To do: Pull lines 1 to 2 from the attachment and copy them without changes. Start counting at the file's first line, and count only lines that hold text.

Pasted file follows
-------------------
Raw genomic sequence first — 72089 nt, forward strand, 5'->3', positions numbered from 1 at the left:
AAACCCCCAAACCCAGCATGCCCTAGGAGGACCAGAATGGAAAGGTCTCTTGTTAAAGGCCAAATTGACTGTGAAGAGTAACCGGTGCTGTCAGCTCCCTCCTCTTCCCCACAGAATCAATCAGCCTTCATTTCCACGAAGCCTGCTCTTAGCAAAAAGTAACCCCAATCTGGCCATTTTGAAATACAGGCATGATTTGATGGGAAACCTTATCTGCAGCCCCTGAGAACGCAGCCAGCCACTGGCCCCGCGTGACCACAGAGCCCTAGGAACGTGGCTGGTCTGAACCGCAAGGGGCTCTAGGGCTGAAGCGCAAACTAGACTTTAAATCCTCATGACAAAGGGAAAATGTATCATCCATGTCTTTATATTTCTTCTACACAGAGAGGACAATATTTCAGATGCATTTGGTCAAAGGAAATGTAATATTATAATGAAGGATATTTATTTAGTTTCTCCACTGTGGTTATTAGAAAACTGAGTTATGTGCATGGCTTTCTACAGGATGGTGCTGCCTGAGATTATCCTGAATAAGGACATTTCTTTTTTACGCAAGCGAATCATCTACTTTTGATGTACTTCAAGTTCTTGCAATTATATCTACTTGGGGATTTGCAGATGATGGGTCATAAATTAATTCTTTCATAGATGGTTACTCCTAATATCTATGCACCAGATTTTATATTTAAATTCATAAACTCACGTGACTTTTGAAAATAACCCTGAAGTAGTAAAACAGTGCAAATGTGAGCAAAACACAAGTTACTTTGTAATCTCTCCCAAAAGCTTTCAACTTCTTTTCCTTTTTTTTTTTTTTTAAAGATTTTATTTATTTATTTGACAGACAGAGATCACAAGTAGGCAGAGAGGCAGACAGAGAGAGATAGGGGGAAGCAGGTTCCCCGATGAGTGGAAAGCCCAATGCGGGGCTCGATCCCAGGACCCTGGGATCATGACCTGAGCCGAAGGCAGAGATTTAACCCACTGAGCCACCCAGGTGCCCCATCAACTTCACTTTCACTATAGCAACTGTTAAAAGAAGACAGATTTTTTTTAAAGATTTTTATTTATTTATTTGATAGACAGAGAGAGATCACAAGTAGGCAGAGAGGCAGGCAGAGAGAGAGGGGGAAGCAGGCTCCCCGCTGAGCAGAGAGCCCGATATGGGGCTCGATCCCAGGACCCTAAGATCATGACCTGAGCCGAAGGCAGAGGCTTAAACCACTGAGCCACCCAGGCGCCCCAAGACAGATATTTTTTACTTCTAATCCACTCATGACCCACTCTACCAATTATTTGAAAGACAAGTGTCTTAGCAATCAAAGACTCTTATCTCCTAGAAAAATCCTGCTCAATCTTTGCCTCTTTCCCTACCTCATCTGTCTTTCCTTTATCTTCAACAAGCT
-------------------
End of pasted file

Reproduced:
Raw genomic sequence first — 72089 nt, forward strand, 5'->3', positions numbered from 1 at the left:
AAACCCCCAAACCCAGCATGCCCTAGGAGGACCAGAATGGAAAGGTCTCTTGTTAAAGGCCAAATTGACTGTGAAGAGTAACCGGTGCTGTCAGCTCCCTCCTCTTCCCCACAGAATCAATCAGCCTTCATTTCCACGAAGCCTGCTCTTAGCAAAAAGTAACCCCAATCTGGCCATTTTGAAATACAGGCATGATTTGATGGGAAACCTTATCTGCAGCCCCTGAGAACGCAGCCAGCCACTGGCCCCGCGTGACCACAGAGCCCTAGGAACGTGGCTGGTCTGAACCGCAAGGGGCTCTAGGGCTGAAGCGCAAACTAGACTTTAAATCCTCATGACAAAGGGAAAATGTATCATCCATGTCTTTATATTTCTTCTACACAGAGAGGACAATATTTCAGATGCATTTGGTCAAAGGAAATGTAATATTATAATGAAGGATATTTATTTAGTTTCTCCACTGTGGTTATTAGAAAACTGAGTTATGTGCATGGCTTTCTACAGGATGGTGCTGCCTGAGATTATCCTGAATAAGGACATTTCTTTTTTACGCAAGCGAATCATCTACTTTTGATGTACTTCAAGTTCTTGCAATTATATCTACTTGGGGATTTGCAGATGATGGGTCATAAATTAATTCTTTCATAGATGGTTACTCCTAATATCTATGCACCAGATTTTATATTTAAATTCATAAACTCACGTGACTTTTGAAAATAACCCTGAAGTAGTAAAACAGTGCAAATGTGAGCAAAACACAAGTTACTTTGTAATCTCTCCCAAAAGCTTTCAACTTCTTTTCCTTTTTTTTTTTTTTTAAAGATTTTATTTATTTATTTGACAGACAGAGATCACAAGTAGGCAGAGAGGCAGACAGAGAGAGATAGGGGGAAGCAGGTTCCCCGATGAGTGGAAAGCCCAATGCGGGGCTCGATCCCAGGACCCTGGGATCATGACCTGAGCCGAAGGCAGAGATTTAACCCACTGAGCCACCCAGGTGCCCCATCAACTTCACTTTCACTATAGCAACTGTTAAAAGAAGACAGATTTTTTTTAAAGATTTTTATTTATTTATTTGATAGACAGAGAGAGATCACAAGTAGGCAGAGAGGCAGGCAGAGAGAGAGGGGGAAGCAGGCTCCCCGCTGAGCAGAGAGCCCGATATGGGGCTCGATCCCAGGACCCTAAGATCATGACCTGAGCCGAAGGCAGAGGCTTAAACCACTGAGCCACCCAGGCGCCCCAAGACAGATATTTTTTACTTCTAATCCACTCATGACCCACTCTACCAATTATTTGAAAGACAAGTGTCTTAGCAATCAAAGACTCTTATCTCCTAGAAAAATCCTGCTCAATCTTTGCCTCTTTCCCTACCTCATCTGTCTTTCCTTTATCTTCAACAAGCT